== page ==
The Music Seems To Come at Once and The Lyrics Just Pour Out; Raspin Stuwart
When Raspin Stuwart sings, it’s like you’re sitting beside him having a warm hot chocolate with the velvety touch of marshmallow. His deep warm tone makes his music very easy to listen to; almost calming, caressing – and very soothing.
I guess this comes with experience from both music and life which makes it all to easy to become a fan.
Raspin has been kicking around the live scene for many years and recently released his latest album NY2LA (New York 2 LA) which he has received raving reviews, (including here on Music Talks) and I asked Raspin a a few questions about his music life and his latest album.
MT/Tracey: When did you begin playing and writing music?
Raspin: Around 13, my sister taught me a few chords and my first song. I learned “Blowing In The Wind” by Bob Dylan. After that I started putting chords together and wrote my first song. My first song was called, “I’ve Always Loved You”-and the rest is history.
MT: Your Album NY2LA has received critical acclaim, congratulations. How long did the whole process from writing to recording this album take?
Raspin: Thank You! The songs are a collection of mostly new and a few older songs like “Lovin’ You” & “You” which I wrote in my early 20s. The process of recording took 5 years from start to finish from recording all the music, background vocals and all the instruments that were added and then the mixing and mastering.
MT: When you write songs, are they written from personal experience or/and do you write with particular messages or stories in mind?
Raspin: The songs just find me and when I write a song, the music seems to come at once and the lyrics pour out. They are not necessarily about personal experiences but might be an emotional state I am going through in life, but there are a couple of songs that have specific messages in mind. “Smoke the Hookah” relates to all the oppression in the world, and “New York 2 L.A.” is about finding yourself and saying yes to opportunities that come your way.
MT: I believe you’ve been playing around the live circuit for quite a while now in the states, what age bracket primarily is your audience?
Raspin: My main market is adult contemporary so I would say 40s on up, but recently I have picked up a younger audience with my online radio station air play. With this album, I noticed more people listening to the lyrics and melody which seems to capture the hearts of a broader audience.
MT: I’ve noticed a track called ‘Smoke The Hookah’ which is reggae track and quite different to your blues tracks. This makes an appearance on both your ‘NY2LA’ and ‘We Do What We Do’ albums. Can you tell me more about this track and what your connection is?
Raspin: The version that is on the album “We Do What We Do,” was recorded live one late night in Hollywood with my band and in one evening was mixed. The reggae version on “New York 2 L.A.” happened when Steve Reid, who’s an L.A. producer/engineer and percussionist, and Bo Astrup, who is also a producer and engineer got together. Steve heard it and said he had a backing track in mind for it which was mostly electronic which makes it different from my other tunes. Bo Astrup put down a great bass line and some friends came in to do the background vocals and then I added my vocals to it. The song is very universal as it’s a song about the repression of all the people in the world-but when we unite, nothing can hold us down – The “peace pipe” of life-“Smoke the Hookah”. The song seems to have legs and resonates with many people.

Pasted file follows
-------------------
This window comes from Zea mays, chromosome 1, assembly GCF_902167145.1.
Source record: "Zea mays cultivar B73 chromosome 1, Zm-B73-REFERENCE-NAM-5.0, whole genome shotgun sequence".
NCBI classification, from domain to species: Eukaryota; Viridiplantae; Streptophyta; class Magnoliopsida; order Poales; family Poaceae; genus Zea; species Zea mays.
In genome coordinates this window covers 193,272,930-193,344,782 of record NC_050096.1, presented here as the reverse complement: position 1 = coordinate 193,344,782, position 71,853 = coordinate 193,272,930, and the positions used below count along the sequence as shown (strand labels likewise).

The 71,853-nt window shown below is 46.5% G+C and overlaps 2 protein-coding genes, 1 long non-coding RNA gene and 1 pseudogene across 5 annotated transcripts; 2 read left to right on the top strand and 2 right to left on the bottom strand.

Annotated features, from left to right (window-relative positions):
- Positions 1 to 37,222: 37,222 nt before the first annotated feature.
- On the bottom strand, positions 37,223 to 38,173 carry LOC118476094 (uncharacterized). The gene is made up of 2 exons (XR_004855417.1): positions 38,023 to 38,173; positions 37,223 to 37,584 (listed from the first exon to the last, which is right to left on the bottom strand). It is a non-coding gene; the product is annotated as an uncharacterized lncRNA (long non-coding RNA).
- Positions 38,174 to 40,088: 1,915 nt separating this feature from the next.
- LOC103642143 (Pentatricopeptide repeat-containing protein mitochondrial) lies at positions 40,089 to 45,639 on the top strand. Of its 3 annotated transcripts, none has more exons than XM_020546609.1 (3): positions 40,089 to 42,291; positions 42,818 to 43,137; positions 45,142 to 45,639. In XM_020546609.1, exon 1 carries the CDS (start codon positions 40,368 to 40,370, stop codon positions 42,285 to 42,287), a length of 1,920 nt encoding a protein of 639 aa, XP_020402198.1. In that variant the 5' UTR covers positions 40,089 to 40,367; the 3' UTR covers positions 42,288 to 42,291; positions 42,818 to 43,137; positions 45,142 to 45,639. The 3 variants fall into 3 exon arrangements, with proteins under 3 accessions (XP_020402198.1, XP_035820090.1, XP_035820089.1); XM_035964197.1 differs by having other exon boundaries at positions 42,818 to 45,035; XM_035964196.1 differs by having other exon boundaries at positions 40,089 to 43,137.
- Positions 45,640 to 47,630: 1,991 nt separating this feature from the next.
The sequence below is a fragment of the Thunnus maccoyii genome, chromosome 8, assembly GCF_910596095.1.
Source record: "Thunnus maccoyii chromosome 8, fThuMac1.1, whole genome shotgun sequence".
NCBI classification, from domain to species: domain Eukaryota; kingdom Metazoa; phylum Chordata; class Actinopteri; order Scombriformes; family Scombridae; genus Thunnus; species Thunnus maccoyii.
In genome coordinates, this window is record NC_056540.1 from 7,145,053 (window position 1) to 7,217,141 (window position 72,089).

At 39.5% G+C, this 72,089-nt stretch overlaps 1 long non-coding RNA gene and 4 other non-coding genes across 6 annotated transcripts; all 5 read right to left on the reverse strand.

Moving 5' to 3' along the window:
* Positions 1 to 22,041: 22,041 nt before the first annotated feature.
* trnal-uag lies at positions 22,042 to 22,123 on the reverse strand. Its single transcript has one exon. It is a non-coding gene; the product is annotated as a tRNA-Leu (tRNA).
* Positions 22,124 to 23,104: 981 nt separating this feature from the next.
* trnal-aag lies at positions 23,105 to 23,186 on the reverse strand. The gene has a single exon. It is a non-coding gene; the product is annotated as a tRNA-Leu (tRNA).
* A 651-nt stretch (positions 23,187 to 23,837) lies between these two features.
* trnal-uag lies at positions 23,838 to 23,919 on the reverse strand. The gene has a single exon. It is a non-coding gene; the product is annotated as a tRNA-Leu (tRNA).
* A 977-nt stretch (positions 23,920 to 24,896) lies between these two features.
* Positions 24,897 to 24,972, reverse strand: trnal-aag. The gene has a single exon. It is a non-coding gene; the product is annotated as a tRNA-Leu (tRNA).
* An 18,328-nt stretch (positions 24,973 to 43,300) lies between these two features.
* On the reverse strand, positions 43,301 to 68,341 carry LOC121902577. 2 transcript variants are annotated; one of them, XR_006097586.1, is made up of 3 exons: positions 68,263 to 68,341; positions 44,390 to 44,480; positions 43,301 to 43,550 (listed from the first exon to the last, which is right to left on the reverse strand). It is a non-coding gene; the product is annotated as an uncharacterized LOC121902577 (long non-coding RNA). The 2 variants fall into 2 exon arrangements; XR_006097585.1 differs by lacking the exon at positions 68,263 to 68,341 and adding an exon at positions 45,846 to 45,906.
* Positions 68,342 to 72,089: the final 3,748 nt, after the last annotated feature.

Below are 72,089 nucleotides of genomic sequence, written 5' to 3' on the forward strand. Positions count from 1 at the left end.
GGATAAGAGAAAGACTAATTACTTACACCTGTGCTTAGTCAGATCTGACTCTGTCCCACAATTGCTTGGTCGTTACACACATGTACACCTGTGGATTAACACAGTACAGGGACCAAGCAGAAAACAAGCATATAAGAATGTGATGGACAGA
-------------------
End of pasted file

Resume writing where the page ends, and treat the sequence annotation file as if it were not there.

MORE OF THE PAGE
MT: Do you remember the flower power days of the 60’s? If so, what do you prefer in the way of life and music? Today’s ‘So Called’ Freedom, or the 60’s?
Raspin: In regards to music, I like the music of the 60’s-there were so many of my favorites like Donovan, Bob Dylan, Peter Paul and Mary and Joan Baez-real socially conscious singer songwriters. They spoke out against social oppression, war and freedom which paved the way to many of our freedoms of today.
MT: Do you have big kids? If so, do they follow in your footsteps of a career in music?
Raspin: No Children
MT: When growing up, what artists did you listen to mostly?
Raspin: Harry Chapin, Joni Mitchell, Neil Young, Cat Stevens, The Doors, Patti Labelle, Bette Midler and Joe Cocker.
MT: Can I ask what’s under the hat? It’s a lovely hat btw. 😉
Raspin: A surprise
MT: Who’s in your trio/band? What are their names and how long have they been a part of Raspin Stuwart?
Raspin: I have been playing with Chris Volak for 6 years-he plays acoustic and classical guitar. I work with several other musicians; one of my new favorite people to play with is Tim Fleming on bass and Cynthia Brando on percussion.
MT: What is your personal favourite song you have recorded to date?
Raspin: This is a hard question since I love all my children equally, but from the “We Do What we Do” cd; “The Bitter End” has a special tender part in my heart because it has a lot of deep hidden meanings related to my life. From the “New York 2 L.A.”album; I just adore the title track and “Lovin’ You.”
MT: I can’t help but think of a particular favourite track of mine which I would love to hear you sing…’New York State Of Mind’…can you record that on one of your next releases? If you like it of course.
Raspin: You have a great sense of musical style and that would be a perfect song for me to sing and I WILL consider it…
MT: What are your plans now that NY2LA is out?
Raspin: I would like to get my music into as many hands as possible for people to enjoy and listen. I would also like to tour from New York to Los Angeles-nothing is better than sharing the gift of music.
MT: Is there anything else you would like to mention and share with your fans?
Raspin: I would like to thank everyone who has participated in my music and has supported it; and for going to my sitewww.raspin.com and downloading the new cd.Hear the ‘Best Of Me’ her